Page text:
The content of this website is intended for healthcare professionals only

UK children’s units face double whammy of winter pressures and severe workforce shortages

Services facing ‘unprecedented demand’ warns Royal College in new report

Caroline White

Friday, 21 December 2018

Children’s units are facing a double whammy of winter pressures and severe workforce shortages, the Royal College of Paediatrics and Child Health (RCPCH) has warned in a new briefing report*.

Patient demand is strongly outstripping the supply of doctors as the usual seasonal increase, combined with a rise in children’s emergency admissions, is placing unprecedented demand on services, says the report.

The report reveals chronic understaffing in clinics, with demand for paediatric consultants in the UK around 21 per cent higher than 2017 levels. Services are 850 consultants short of being able to provide a safe and sustainable service, it says.

Meanwhile, with winter pressures taking effect, paediatricians across the country are reporting that staff are being pulled from treating children to care for adults.

The report, which sets out headline results in advance of the full report due in January, also shows that around 600 additional training posts each year for the next five years will be needed to account for the growth in less than full-time working, doctors taking on different roles, and the high trainee drop-out rate.

The number of consultants working less than full-time working (LTFT) in the UK has risen to 24.2 per cent in 2017, up from 21.5 per cent in 2015, while the number of applicants to paediatric training from the European Economic Area (EEA) fell from 97 in 2015 to 41 in 2017─a fall of 58 per cent in two years

The number of children’s consultants in the UK grew from 3996 in 2015 to 4306 in 2017, representing a 7.8 per cent rise in headcount, but only 6.4 per cent in terms of Whole-Time Equivalents (WTE) since 2015. For every additional consultant the increase in WTE is only 0.77.

And vacancy rates are increasing, the analysis shows: 11.1 per cent on tier 1 (junior) rotas and 14.6 per cent on tier 2 (middle grade) rotas; in 2015, these were 6.3 and 13.7 per cent, respectively.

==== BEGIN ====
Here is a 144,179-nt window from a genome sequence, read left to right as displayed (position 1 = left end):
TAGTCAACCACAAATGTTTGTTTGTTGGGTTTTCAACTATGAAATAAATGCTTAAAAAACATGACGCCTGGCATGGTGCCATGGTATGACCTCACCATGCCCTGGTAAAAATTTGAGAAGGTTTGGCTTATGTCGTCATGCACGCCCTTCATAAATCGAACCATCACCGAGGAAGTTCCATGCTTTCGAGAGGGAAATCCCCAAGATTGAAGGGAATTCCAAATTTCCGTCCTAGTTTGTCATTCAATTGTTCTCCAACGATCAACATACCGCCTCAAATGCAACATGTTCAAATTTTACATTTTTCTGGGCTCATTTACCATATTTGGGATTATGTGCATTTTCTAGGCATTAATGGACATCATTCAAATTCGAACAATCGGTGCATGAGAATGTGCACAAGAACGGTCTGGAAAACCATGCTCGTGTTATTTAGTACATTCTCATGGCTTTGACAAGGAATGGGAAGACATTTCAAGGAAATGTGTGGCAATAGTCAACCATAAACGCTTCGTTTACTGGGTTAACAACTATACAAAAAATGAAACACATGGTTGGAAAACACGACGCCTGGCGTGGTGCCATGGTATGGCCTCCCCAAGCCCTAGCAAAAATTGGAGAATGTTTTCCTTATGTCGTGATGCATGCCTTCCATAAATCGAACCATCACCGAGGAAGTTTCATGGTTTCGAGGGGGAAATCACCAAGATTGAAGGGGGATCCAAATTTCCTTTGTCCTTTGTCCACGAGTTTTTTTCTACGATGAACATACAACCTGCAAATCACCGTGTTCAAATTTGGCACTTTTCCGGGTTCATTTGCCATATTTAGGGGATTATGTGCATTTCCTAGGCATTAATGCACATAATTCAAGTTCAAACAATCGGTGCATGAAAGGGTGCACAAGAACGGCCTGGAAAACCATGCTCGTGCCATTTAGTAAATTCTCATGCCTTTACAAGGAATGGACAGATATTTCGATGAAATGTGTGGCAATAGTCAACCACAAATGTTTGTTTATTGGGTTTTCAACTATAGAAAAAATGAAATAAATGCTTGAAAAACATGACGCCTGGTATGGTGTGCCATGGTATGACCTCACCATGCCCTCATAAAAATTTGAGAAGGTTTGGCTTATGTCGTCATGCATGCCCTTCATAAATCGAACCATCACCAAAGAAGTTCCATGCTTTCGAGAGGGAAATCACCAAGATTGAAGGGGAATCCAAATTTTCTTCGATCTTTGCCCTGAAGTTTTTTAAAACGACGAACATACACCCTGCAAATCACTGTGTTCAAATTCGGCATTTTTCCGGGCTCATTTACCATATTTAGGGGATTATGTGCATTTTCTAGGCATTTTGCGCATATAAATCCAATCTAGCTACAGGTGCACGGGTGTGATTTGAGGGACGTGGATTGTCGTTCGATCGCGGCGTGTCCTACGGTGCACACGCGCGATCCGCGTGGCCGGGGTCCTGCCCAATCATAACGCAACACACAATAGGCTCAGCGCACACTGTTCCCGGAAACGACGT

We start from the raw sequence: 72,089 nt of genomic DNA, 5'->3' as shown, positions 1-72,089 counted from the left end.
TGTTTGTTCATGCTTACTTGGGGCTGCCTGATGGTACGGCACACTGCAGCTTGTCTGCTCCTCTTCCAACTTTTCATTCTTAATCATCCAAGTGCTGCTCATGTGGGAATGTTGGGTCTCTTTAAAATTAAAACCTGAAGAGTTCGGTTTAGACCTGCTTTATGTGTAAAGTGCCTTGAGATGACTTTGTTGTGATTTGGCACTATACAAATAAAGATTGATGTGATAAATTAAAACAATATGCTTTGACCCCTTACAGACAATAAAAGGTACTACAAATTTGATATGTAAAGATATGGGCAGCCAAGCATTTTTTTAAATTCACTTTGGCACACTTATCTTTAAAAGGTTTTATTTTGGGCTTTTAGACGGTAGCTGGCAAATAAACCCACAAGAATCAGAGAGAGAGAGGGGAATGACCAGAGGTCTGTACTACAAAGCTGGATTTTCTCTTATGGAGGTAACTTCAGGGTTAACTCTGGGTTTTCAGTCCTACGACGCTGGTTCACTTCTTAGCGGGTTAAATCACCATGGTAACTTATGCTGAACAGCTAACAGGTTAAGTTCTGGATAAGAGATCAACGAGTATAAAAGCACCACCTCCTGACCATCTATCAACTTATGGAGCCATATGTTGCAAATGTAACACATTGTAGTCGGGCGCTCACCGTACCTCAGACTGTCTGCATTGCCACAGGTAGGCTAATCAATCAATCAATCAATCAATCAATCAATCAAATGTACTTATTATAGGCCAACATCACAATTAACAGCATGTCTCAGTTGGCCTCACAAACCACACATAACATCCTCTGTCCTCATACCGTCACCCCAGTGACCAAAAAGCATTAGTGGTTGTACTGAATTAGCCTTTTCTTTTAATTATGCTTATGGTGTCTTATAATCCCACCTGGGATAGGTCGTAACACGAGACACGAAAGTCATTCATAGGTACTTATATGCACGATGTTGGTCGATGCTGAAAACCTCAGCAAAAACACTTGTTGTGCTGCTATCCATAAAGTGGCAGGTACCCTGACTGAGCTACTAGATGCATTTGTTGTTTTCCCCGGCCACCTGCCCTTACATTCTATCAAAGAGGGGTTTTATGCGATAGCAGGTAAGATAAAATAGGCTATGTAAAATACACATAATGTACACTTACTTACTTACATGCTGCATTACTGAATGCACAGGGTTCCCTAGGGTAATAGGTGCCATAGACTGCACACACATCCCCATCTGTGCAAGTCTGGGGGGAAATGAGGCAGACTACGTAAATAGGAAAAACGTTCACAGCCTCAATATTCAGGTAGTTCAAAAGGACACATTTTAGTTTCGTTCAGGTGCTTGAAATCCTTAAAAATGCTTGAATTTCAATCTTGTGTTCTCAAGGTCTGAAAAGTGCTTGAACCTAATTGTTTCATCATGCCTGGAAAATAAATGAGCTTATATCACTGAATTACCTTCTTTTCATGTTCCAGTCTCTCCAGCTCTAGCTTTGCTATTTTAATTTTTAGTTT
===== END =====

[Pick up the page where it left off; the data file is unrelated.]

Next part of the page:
But employment levels for advanced nurse practitioners, physician associates, and trainee GPs working on junior paediatric rotas haven’t budged since 2015.

Children’s emergency admissions have also been rising. Between 2013-14 and 2016, they rose by 13 per cent in both England and Scotland, and by 17 per cent in Wales, a trend which doctors say is placing unprecedented demand on services.

Professor Russell Viner, RCPCH president, said that despite paediatrics seeing a slight increase in its consultant workforce in the past two years, the increase in demand, combined with growth in LTFT working, has meant there are not enough doctors coming through training to provide the best care for their young patients.

He commented: “Paediatrics is a family friendly specialty and we pride ourselves in having a work ethos that reflects that. This is one of the many reasons why so many of our doctors choose to work less than full-time. Therefore, we must take this into account when we calculate the number of doctors needed to train and work in paediatrics.

“Across tier 1 rotas, 11.1 per cent of posts remain unfilled, increasing to 14.6 per cent for middle grade rotas, resulting in an overstretched workforce who find themselves exhausted and at risk of becoming sick themselves.”

He added: “In reality, due to the modern style of working our doctors quite rightly favour, we have the equivalent of ¾ of each doctor employed, available to actually deliver care. That’s why we urgently need hundreds more, allowing paediatrics to be a modern career choice and one that fosters the health and wellbeing of our members and our patients.”

Policy-makers need to develop a bespoke child health workforce strategy and recruit and train an additional 600 paediatricians in the UK in each training year for the next five years, with an additional year of GP training to include paediatric and child health training, he says.

The Medical Training Initiative scheme, which allows doctors from outside the UK to train and develop their skills in the NHS, should also be expanded, and the tier 2 cap permanently removed so that the UK attracts paediatricians overseas with the right skills into the NHS.

A recent winter pressures survey of emergency care professionals, led by the RCPCH, echoed many of the concerns raised in the report, citing pressures on staffing and a rise in attendance as key drivers. But it also revealed that staff rostered for children’s departments are being pulled away to treat adult patients.

The three main pressures faced in emergency departments during the winter period are workforce shortages (35 per cent), bed pressures (23 per cent) and a rise in attendance (18 per cent). Shortages in nurses are the biggest problem in emergency departments and on the ward in winter, resulting in bed closures

Higher pressures in emergency departments were cited as preventing staff from taking adequate breaks, resulting in staff burnout and fatigue, often leading to increased sickness.

*Workforce Briefing Winter 2018. A report prepared by the Royal College of Paediatrics and Child Health, 20 December 2018.

Registered in England and Wales. Reg No. 2530185. c/o Wilmington plc, 5th Floor, 10 Whitechapel High Street, London E1 8QS. Reg No. 30158470